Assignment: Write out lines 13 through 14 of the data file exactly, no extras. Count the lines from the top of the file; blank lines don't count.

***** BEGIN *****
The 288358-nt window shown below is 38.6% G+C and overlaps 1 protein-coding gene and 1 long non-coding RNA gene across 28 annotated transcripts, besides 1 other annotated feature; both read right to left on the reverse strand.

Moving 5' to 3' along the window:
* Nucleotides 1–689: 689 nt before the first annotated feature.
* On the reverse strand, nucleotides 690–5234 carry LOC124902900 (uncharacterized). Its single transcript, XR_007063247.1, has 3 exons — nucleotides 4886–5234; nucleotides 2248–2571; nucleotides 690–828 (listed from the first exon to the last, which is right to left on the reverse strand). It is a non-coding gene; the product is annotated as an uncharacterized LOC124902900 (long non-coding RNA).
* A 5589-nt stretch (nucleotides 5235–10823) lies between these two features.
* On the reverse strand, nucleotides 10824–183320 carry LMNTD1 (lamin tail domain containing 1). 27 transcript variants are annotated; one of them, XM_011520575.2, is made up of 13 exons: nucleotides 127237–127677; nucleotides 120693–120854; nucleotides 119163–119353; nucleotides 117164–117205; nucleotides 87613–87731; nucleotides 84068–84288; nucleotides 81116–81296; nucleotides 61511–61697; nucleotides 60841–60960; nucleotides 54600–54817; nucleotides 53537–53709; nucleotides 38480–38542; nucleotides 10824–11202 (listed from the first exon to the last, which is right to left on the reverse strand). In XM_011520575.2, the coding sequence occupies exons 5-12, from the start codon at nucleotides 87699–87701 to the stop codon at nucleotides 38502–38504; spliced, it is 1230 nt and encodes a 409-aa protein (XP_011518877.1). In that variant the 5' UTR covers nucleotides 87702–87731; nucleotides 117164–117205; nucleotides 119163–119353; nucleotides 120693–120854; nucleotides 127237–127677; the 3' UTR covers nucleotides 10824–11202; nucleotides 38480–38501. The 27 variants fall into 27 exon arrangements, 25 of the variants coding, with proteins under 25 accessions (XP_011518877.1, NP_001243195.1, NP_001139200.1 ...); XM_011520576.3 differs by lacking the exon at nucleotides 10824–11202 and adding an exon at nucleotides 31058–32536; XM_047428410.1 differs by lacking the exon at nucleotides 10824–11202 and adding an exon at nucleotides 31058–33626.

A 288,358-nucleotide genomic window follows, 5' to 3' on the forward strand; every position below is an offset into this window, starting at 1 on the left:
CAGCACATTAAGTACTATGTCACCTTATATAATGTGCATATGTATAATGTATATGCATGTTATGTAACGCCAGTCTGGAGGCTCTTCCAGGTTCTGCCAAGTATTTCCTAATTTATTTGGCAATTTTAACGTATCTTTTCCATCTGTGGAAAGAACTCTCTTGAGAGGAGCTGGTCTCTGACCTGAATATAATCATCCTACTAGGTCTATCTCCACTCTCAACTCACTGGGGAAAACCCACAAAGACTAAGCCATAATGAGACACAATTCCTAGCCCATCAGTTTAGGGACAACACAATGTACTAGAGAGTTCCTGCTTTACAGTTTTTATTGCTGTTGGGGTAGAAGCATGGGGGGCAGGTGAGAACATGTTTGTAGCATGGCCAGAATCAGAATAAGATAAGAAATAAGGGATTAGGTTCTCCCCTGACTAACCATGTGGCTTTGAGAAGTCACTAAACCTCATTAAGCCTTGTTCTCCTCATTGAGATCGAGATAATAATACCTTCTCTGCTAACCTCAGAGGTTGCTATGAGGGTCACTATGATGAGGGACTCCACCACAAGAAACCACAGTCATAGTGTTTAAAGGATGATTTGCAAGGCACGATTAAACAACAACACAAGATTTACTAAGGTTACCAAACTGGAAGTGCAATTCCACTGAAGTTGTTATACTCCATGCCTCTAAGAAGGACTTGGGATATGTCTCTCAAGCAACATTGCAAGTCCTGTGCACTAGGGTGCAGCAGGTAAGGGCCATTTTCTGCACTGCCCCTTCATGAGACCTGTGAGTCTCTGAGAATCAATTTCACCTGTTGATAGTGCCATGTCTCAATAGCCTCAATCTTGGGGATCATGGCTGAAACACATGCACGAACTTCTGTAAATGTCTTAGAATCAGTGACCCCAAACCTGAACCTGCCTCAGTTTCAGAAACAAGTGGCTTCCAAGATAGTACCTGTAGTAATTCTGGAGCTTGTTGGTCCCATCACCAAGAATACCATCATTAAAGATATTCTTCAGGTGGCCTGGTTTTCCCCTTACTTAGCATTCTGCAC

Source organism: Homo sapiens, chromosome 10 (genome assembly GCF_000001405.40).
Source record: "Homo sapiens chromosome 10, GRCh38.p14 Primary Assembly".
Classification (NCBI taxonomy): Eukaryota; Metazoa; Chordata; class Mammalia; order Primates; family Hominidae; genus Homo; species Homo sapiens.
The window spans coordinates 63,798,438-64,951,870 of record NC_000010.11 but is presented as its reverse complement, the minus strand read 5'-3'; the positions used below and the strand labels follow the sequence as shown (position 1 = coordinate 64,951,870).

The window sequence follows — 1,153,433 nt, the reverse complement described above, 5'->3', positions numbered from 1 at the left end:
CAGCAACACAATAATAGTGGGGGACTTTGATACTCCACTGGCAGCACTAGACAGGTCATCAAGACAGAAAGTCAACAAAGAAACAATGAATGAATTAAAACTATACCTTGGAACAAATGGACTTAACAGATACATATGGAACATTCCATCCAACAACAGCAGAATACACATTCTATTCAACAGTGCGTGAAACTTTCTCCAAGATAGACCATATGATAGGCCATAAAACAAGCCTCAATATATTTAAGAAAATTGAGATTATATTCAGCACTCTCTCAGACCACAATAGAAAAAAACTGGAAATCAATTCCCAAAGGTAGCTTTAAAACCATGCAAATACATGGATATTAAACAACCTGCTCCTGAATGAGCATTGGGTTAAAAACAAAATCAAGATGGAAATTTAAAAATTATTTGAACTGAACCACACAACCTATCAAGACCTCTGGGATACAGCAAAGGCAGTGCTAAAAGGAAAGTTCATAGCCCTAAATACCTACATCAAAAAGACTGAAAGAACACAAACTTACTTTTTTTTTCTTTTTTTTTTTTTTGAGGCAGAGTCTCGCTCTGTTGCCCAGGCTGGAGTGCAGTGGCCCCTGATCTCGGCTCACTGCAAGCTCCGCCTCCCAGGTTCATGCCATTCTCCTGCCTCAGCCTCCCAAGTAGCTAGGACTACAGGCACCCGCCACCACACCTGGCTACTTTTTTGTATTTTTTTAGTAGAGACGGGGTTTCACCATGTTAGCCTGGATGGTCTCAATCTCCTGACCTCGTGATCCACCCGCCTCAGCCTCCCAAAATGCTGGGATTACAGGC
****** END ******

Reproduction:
The window sequence follows — 1,153,433 nt, the reverse complement described above, 5'->3', positions numbered from 1 at the left end:
CAGCAACACAATAATAGTGGGGGACTTTGATACTCCACTGGCAGCACTAGACAGGTCATCAAGACAGAAAGTCAACAAAGAAACAATGAATGAATTAAAACTATACCTTGGAACAAATGGACTTAACAGATACATATGGAACATTCCATCCAACAACAGCAGAATACACATTCTATTCAACAGTGCGTGAAACTTTCTCCAAGATAGACCATATGATAGGCCATAAAACAAGCCTCAATATATTTAAGAAAATTGAGATTATATTCAGCACTCTCTCAGACCACAATAGAAAAAAACTGGAAATCAATTCCCAAAGGTAGCTTTAAAACCATGCAAATACATGGATATTAAACAACCTGCTCCTGAATGAGCATTGGGTTAAAAACAAAATCAAGATGGAAATTTAAAAATTATTTGAACTGAACCACACAACCTATCAAGACCTCTGGGATACAGCAAAGGCAGTGCTAAAAGGAAAGTTCATAGCCCTAAATACCTACATCAAAAAGACTGAAAGAACACAAACTTACTTTTTTTTTCTTTTTTTTTTTTTTGAGGCAGAGTCTCGCTCTGTTGCCCAGGCTGGAGTGCAGTGGCCCCTGATCTCGGCTCACTGCAAGCTCCGCCTCCCAGGTTCATGCCATTCTCCTGCCTCAGCCTCCCAAGTAGCTAGGACTACAGGCACCCGCCACCACACCTGGCTACTTTTTTGTATTTTTTTAGTAGAGACGGGGTTTCACCATGTTAGCCTGGATGGTCTCAATCTCCTGACCTCGTGATCCACCCGCCTCAGCCTCCCAAAATGCTGGGATTACAGGC